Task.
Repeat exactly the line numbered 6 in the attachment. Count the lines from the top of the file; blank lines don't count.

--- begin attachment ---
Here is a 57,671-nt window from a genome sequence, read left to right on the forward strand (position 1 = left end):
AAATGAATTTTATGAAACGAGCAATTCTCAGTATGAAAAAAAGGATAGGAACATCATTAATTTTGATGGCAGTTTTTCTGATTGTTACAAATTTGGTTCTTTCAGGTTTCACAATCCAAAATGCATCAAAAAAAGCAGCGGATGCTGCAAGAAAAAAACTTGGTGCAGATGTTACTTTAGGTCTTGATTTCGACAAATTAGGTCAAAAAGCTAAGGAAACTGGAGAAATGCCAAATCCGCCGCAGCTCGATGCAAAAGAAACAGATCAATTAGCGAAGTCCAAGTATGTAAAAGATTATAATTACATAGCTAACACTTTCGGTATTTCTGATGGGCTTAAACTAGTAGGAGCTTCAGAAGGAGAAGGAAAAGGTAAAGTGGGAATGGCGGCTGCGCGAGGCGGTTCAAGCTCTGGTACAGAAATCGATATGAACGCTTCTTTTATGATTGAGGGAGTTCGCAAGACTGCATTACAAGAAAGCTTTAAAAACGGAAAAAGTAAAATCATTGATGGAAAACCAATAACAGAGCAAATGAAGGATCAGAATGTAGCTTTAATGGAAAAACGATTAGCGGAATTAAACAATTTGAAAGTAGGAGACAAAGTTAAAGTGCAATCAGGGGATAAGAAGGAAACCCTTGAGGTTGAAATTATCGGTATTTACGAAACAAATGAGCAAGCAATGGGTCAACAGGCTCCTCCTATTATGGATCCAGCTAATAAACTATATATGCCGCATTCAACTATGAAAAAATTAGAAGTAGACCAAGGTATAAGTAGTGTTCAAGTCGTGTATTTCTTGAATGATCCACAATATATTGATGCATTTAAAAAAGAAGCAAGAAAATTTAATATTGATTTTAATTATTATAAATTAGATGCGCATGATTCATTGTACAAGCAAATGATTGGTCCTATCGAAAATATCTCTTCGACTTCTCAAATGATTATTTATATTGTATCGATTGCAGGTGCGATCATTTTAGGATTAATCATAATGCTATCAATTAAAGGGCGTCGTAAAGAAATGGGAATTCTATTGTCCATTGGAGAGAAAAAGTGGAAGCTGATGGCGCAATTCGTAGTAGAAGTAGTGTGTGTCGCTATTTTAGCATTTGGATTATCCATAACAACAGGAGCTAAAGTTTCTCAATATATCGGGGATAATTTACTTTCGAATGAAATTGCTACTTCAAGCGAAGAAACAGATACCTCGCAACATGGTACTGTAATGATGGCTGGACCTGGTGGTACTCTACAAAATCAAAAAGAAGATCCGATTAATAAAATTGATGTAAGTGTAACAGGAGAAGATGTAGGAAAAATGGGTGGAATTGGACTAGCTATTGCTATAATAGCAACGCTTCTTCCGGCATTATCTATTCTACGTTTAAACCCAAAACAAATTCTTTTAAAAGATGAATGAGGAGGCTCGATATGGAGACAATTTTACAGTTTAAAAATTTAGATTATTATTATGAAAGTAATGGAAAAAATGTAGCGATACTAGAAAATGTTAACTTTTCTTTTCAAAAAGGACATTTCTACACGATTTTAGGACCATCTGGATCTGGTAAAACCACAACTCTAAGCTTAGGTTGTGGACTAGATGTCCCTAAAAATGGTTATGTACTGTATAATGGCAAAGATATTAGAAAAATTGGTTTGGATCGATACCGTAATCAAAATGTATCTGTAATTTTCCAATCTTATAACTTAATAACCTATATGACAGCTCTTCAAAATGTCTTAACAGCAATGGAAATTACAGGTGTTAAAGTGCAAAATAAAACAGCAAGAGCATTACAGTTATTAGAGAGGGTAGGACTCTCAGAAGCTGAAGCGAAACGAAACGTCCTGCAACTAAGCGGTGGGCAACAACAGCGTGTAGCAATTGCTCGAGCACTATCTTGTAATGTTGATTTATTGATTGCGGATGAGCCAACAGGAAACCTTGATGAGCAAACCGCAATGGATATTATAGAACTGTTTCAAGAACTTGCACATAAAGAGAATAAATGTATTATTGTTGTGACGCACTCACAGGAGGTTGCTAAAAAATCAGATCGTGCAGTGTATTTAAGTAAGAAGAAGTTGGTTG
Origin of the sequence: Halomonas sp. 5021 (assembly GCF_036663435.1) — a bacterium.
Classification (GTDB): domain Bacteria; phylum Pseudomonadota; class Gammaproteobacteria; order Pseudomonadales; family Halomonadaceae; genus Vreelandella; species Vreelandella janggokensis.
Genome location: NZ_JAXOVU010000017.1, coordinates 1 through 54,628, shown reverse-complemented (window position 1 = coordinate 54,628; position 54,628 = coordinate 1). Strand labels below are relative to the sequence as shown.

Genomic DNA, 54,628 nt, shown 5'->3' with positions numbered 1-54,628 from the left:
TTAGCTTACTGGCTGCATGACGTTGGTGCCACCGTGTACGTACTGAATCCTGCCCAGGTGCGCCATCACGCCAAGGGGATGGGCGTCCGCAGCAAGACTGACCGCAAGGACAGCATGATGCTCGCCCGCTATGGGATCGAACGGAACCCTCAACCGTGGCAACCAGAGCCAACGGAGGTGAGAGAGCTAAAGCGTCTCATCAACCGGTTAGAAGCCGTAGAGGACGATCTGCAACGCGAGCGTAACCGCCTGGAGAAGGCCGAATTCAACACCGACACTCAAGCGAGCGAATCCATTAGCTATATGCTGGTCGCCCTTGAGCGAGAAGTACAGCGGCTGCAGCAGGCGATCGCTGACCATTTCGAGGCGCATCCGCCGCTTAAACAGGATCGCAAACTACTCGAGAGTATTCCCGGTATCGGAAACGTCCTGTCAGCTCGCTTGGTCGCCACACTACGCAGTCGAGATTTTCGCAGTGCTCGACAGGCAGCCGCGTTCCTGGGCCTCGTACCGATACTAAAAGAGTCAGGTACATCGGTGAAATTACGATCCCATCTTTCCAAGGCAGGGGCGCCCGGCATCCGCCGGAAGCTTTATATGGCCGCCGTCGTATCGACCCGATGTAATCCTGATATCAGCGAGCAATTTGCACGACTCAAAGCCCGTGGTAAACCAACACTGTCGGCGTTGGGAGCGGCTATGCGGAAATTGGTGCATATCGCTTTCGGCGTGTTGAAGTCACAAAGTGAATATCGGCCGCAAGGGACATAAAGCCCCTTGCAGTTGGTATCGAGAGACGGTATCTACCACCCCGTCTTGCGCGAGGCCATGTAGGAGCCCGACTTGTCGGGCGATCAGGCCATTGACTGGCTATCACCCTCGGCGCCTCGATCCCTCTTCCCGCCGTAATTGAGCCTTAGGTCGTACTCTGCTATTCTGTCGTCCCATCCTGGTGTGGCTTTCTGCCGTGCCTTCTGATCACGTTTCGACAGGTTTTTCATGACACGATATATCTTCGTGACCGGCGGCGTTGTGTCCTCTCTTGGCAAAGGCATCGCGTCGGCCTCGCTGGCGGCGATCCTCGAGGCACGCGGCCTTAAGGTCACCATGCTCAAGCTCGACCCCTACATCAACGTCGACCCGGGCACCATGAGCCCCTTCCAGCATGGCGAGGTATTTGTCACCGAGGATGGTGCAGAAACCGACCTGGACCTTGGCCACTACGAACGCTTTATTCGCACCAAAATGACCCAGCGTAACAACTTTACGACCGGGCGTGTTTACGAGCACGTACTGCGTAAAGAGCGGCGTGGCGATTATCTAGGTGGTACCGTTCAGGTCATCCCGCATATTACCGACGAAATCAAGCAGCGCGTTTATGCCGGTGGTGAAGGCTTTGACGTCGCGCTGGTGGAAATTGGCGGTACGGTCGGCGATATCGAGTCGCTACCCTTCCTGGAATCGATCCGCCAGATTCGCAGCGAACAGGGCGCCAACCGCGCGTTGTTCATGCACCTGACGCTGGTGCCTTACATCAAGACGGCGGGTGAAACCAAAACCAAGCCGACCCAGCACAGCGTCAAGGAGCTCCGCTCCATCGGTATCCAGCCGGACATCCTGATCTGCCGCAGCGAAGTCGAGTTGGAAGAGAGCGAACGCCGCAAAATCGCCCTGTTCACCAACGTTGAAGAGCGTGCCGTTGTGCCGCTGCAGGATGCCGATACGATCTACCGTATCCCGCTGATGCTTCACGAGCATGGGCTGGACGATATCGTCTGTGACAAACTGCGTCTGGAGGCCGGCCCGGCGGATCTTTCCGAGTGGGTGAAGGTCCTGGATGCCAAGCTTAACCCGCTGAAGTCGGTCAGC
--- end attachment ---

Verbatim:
Genomic DNA, 54,628 nt, shown 5'->3' with positions numbered 1-54,628 from the left: